Some active elevators work with clips, others with loops to attach the active lifting strap to the elevator. Molift’s active hoist works with a connection from sailing in which a rope is pulled through a v-shaped “clamp” with a knot. As soon as weight is put on it, the rope pulls itself tight. A safe solution that is often received strangely. Once you get used to this connection, almost everyone raves about the convenience.

When do you use an active hoist?

The active hoist is designed to help people who still have standing function to get up or sit down when it has become too difficult to do so on their own. The following functions are required to apply a successful active transfer:

  • The caregiver must have a sufficient standing function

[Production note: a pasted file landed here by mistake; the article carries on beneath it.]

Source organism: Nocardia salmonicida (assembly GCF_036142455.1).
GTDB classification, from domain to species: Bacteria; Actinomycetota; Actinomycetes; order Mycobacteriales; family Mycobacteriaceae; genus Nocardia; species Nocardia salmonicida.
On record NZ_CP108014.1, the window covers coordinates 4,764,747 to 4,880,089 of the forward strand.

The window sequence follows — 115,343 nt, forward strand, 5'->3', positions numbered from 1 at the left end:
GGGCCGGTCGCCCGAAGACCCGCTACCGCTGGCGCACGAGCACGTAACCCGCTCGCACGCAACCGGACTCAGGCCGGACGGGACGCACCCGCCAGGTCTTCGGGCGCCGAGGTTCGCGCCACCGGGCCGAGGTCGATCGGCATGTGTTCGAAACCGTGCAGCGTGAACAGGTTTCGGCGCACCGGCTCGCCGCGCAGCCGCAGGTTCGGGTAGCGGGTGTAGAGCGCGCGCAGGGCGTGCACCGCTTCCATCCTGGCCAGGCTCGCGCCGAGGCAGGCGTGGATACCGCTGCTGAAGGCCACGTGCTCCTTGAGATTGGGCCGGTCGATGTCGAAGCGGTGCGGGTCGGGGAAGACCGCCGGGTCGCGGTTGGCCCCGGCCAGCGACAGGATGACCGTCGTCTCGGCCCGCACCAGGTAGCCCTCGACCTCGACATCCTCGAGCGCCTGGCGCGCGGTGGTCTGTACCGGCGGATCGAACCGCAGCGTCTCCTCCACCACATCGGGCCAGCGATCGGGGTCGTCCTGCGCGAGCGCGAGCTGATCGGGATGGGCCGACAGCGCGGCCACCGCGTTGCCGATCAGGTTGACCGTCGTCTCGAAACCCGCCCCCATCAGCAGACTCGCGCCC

• Arm and shoulder function should be adequate
  • The trunk balance must be sufficient
  • The caregiver should be able to understand and carry out simple commands.

The difference between an active and passive hoist

Not everyone knows well the distinction between an active hoist and a passive hoist. An active hoist is then requested, while a passive transfer is envisioned or vice versa. That’s why we always ask about the circumstances, so we can give better advice. It is not uncommon that we have to correct the request for help.

An active hoist has already been described in detail in this article. Such an elevator is called active because the person being lifted with it is actively helping himself, standing on his own legs during the transfer. A passive elevator elevators people who cannot actively participate and lifts the caregiver who remains otherwise passive. On this page you can read more about passive elevators.

How do you use an active hoist?

Operating an active hoist is not difficult, but does require some practice. Don’t start experimenting on your own, ask a nurse or occupational therapist to help you so you learn it responsibly. Make sure the elevator is appropriate for the person you need to help get up. Always check that the maximum load weight fits the caregiver.